Homemade and Slow

Categories faith

There was a lot of bustle around out house yesterday. Making Cinnamon ornaments. Outlining the frame of our garage and front doors with tiny white lights. Cutting Christmas cookies. Getting our hands gooey and sweet with powdered sugar icing. There was a lot of doing.  There was a lot of being. And we were all together.

I loved it.

But it was the end of the day that I think I treasured most. The house was quiet–I could hear the ticking of our clock again. My husband and I had just kissed the last of our three boys goodnight. He went to our room to finish up some work. I went to the kitchen, where flour, sugar and butter were still waiting on the counter for cookie batch no. 2.

I put away the updated sugar cookie recipe that we had used that afternoon, and pulled out the ugly brown index card with the stains and watermarks. “AUTUMN LEAF COOKIE” is what the typewriter-written title read. This was the recipe that came from my Great-Grandma Schuette. I never knew her, and I don’t know much about her other than that her name was Clara, and she raised a thoughtful, determined, and faithful man in my Grandpa. Perhaps she liked to bring out this recipe in the fall and cut out leaf shapes with her cookie cutters. I don’t know, but somehow the recipe became my family’s go-to for Christmas cut-out cookies.

I pulled out the stainless steel measuring spoons and the wooden-and-metal pastry blender, both from my mom’s utensil drawer in that house by the woods in Missouri. I went to work: scooping flour and cracking eggs. I added the soft butter, and I thought about watching my Aunt Jane scrape the last bits of butter from the wrapper, wondering if her depression-era parents had taught her the value of not wasting. I found myself scraping the butter from my wrappers, too. I picked up the pastry blender and worked the butter into the flour; how different this was than earlier today when my KitchenAid did all the work. I loved the smells. I loved the process of working the butter more and more into the flour until I couldn’t tell which is which anymore. I took my time and thought about nothing in particular except making cookies. It was wonderful.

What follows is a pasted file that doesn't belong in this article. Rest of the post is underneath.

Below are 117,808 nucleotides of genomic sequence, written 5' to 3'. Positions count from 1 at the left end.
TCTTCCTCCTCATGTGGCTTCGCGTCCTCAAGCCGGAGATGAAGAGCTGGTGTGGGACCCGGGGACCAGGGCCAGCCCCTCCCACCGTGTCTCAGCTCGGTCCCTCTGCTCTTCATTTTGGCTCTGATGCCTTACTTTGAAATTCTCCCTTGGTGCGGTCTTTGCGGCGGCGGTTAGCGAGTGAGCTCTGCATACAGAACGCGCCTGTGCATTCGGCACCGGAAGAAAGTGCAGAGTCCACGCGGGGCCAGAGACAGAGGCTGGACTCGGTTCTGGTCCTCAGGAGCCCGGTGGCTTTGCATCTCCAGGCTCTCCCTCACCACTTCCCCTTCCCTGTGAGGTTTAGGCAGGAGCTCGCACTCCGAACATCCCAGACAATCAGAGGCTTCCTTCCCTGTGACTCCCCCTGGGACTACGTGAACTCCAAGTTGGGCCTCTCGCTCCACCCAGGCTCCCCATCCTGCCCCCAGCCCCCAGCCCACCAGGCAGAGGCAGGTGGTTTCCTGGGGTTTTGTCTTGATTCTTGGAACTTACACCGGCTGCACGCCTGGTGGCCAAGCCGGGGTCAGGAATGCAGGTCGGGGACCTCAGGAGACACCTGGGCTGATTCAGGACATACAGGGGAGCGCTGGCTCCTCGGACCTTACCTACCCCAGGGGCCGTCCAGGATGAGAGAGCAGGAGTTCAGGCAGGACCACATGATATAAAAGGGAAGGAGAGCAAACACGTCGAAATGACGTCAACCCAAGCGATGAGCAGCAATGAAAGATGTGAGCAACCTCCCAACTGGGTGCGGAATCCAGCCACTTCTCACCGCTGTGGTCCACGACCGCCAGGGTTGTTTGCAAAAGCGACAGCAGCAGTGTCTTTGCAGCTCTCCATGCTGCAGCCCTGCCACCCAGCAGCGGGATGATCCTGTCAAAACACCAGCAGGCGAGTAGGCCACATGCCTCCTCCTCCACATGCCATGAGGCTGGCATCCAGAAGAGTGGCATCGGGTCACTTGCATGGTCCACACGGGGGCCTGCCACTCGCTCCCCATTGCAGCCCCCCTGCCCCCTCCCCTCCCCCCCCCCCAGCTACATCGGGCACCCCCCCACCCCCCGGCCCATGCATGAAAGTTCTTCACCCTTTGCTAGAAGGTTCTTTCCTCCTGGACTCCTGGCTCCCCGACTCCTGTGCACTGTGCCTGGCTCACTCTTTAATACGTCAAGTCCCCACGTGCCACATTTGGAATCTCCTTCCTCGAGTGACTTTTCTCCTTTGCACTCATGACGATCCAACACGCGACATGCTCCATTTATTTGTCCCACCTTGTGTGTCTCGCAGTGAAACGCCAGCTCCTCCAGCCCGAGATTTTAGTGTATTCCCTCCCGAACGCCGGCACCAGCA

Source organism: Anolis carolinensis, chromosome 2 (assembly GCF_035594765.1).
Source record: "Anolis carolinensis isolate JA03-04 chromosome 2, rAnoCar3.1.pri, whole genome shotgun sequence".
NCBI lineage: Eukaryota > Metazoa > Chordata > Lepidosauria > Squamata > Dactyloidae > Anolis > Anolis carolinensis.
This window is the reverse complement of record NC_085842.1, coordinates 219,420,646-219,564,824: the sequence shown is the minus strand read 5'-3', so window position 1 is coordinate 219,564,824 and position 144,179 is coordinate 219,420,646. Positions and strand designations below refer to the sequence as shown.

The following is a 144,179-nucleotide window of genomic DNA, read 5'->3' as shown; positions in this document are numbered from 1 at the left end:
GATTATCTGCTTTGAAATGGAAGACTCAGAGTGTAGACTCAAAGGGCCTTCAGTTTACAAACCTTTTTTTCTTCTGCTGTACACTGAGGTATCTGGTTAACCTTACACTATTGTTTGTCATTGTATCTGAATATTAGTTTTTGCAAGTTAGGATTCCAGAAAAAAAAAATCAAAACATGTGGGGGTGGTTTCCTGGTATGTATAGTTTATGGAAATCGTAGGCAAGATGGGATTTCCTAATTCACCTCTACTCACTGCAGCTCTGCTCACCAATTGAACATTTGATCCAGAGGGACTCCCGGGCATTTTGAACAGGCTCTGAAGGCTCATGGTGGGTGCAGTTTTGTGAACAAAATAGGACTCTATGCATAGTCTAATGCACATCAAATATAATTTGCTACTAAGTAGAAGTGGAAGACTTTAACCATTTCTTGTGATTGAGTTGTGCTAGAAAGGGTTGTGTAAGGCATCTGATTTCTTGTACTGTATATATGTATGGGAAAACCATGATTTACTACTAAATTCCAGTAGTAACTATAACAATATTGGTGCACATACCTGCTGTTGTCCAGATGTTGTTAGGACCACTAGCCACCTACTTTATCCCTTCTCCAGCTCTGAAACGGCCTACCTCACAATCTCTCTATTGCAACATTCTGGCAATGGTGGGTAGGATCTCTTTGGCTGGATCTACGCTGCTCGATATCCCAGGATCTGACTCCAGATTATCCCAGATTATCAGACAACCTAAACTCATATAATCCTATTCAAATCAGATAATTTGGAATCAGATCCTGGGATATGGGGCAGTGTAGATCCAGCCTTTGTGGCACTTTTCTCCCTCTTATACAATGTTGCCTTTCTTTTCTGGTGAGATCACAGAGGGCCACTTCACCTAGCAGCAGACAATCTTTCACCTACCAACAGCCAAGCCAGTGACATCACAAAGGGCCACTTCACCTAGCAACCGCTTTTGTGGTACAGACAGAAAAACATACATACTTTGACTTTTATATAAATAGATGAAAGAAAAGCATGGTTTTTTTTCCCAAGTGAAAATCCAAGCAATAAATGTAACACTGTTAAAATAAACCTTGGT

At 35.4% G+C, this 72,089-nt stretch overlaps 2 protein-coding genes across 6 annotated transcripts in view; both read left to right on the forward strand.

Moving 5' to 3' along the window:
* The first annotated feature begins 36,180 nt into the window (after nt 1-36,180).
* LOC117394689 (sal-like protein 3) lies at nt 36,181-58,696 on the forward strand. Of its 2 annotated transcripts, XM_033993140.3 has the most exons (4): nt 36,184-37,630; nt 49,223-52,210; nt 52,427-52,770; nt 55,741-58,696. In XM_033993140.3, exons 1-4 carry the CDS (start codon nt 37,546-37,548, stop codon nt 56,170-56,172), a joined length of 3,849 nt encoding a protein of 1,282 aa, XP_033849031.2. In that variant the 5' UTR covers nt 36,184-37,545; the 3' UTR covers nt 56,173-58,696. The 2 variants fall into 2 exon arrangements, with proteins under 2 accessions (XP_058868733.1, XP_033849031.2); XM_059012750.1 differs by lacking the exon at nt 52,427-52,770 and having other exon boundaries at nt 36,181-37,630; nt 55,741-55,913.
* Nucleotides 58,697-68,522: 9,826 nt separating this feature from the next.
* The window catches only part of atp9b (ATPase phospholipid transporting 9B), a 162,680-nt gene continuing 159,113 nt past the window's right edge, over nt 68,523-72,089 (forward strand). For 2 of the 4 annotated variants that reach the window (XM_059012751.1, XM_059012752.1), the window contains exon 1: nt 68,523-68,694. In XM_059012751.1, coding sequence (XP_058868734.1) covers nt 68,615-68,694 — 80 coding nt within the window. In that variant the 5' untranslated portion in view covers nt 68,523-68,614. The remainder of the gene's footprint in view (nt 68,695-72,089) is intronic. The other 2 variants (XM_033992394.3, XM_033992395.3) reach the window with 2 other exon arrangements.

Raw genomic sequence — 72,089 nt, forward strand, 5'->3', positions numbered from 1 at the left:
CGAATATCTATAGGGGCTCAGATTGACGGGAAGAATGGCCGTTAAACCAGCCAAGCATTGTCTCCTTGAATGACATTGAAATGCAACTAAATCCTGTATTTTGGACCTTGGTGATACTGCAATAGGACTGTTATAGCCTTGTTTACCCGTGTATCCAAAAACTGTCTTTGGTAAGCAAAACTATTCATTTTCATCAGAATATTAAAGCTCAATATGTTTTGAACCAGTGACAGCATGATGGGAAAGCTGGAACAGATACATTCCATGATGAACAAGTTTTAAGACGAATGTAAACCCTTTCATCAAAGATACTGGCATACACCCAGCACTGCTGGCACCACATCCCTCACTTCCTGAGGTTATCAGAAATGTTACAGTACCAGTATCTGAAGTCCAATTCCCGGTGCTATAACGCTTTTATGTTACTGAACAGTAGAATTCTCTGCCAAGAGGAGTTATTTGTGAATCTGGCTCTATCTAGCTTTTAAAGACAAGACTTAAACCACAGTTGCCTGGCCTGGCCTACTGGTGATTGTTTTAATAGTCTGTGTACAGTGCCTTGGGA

There is something beautiful that happens with Christmas nostalgia. We slow down. We sit quietly with our memories. We allow ourselves to escape technology and phone watches and app-controlled vacuums. We give our souls an unencumbered breath of clean air.

It is here where we can remember who we are and where we have come from. It is here that we remember that our life is more than just a haphazard group of days puzzled together. It is here where we can see our own stories for what they are–the good, the hard, the blessings, the struggles.

It is here where God delights to enter to remind us of his faithfulness. Each year, we take time to celebrate God With Us–his love that came down to rescue us. And every year, his offer remains the same. He comes to the humble and lowly; he comes in unexpected people and places; he comes, not expecting gifts, but bringing the most wonderful gift.

Will you take some time to slow down today? Will you allow for a little nostalgia?

Perhaps we could all celebrate that God comes to us again, today, with exactly the thing we need.

God With Us.


May the Lord our God be with us as he was with our ancestors; may he never leave us or abandon us. 1 Kings 8:57

I will declare that your love stands firm forever,
that you have established your faithfulness in heaven itself. Psalm 89:2

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